aleator classicus

Reading at Random in Classical Literature

Plato, Socrates’ Defence Speech 21d

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Here is part of Plato’s version of the speech that Socrates gave at his trial (often called his ‘apology’, an archaic use of the word which is misleading in its modern sense, since the speech is far from ‘apologetic’). After recalling an encounter with an unnamed politician, Socrates reflects on his realisation that neither of them could be called wise.

κινδυνεύει μὲν γὰρ ἡμῶν οὐδέτερος οὐδὲν καλὸν κἀγαθὸν εἰδέναι, ἀλλ’ οὗτος μὲν οἴεταί τι εἰδέναι οὐκ εἰδώς, ἐγὼ δέ, ὥσπερ οὖν οὐκ οἶδα, οὐδὲ οἴομαι· ἔοικα γοῦν τούτου γε σμικρῷ τινι αὐτῷ τούτῳ σοφώτερος εἶναι, ὅτι ἃ μὴ οἶδα οὐδὲ οἴομαι εἰδέναι.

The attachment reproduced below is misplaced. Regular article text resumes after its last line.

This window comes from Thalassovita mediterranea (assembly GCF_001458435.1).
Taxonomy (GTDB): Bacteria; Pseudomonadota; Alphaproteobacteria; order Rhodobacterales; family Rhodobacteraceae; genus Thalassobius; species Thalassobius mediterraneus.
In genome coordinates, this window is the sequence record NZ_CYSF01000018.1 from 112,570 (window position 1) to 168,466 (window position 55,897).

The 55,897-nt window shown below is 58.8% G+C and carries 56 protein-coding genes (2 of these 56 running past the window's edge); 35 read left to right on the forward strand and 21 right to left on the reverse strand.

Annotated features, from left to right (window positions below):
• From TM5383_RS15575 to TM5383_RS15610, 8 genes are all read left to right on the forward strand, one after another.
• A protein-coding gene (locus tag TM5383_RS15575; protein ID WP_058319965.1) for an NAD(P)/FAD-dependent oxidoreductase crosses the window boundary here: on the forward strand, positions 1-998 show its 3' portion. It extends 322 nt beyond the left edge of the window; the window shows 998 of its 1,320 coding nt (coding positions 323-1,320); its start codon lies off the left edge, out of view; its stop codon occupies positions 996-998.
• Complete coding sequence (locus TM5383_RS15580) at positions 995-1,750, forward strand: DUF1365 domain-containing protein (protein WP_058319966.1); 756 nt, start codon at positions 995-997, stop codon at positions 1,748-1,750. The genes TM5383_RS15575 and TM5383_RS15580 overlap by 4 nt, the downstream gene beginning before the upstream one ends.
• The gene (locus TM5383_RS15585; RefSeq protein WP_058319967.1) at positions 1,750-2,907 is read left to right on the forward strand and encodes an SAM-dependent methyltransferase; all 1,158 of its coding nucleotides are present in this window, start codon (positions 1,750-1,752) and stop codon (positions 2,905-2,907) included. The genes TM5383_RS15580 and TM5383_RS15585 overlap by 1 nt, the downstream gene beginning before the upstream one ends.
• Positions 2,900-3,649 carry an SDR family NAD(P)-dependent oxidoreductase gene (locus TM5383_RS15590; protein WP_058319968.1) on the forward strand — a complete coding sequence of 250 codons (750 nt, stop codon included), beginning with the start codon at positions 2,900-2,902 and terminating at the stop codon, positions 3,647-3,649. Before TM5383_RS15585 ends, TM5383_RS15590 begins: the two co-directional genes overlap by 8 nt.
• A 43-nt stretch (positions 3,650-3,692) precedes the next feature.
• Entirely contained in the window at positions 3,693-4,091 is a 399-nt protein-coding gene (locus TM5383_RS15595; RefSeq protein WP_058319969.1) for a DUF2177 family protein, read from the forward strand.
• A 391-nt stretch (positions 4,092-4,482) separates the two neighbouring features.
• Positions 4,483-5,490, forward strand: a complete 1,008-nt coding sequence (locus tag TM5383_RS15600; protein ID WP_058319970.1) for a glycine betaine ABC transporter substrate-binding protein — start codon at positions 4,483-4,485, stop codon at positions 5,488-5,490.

It seems likely that neither of us knows anything good and beautiful; but he thinks he knows something, although he doesn’t know it, whereas I don’t know anything and don’t think that I do. So, in this one little way at least, it seems that I am wiser: I don’t think that I know the things which I don’t know.

Written by aleatorclassicus

September 21, 2010 at 12:00 PM

Posted in Plato

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